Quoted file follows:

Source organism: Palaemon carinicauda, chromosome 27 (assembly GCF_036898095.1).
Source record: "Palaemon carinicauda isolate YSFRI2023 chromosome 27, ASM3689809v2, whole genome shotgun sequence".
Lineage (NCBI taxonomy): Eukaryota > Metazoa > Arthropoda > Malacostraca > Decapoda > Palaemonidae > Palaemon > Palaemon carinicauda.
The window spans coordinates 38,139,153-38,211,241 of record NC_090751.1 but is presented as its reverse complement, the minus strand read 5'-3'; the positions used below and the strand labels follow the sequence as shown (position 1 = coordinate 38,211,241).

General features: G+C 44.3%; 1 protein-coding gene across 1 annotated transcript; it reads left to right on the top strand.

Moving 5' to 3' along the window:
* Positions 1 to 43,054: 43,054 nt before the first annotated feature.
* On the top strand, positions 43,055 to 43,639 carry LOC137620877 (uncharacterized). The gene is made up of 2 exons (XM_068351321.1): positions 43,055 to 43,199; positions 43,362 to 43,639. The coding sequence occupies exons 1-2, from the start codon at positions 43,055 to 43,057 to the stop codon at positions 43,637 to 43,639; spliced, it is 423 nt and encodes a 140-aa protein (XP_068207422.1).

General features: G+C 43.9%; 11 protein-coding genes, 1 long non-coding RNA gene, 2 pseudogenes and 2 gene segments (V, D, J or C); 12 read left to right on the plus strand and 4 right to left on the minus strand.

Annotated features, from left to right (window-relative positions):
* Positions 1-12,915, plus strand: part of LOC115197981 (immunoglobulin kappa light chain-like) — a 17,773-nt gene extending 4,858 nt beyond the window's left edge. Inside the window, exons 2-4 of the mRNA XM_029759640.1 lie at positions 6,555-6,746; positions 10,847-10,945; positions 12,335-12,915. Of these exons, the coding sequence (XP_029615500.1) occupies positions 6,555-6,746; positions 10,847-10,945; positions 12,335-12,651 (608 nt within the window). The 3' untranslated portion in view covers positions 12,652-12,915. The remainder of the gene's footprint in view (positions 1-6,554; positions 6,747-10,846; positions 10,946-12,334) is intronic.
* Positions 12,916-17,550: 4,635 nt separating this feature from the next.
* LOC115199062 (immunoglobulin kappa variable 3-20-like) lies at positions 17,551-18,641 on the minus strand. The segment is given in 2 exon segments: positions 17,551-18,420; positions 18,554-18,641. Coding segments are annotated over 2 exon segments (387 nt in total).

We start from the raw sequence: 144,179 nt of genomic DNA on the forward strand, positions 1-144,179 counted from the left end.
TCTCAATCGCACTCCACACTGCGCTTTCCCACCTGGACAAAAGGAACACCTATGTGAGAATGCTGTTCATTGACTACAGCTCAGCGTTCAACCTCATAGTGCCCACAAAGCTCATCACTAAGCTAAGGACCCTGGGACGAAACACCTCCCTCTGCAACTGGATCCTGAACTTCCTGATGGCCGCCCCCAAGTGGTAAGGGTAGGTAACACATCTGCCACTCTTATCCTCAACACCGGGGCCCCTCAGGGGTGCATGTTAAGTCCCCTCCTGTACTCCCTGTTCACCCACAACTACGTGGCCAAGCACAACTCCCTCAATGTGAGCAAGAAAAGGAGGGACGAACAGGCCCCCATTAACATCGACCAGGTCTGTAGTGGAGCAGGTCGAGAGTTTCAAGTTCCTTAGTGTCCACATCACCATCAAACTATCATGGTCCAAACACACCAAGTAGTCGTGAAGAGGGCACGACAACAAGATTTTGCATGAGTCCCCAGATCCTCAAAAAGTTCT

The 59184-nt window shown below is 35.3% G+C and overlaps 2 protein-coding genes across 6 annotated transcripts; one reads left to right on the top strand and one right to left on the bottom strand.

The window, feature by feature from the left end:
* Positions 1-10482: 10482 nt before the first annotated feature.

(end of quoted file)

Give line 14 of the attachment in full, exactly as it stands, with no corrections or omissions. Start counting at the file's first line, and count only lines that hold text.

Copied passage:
We start from the raw sequence: 144,179 nt of genomic DNA on the forward strand, positions 1-144,179 counted from the left end.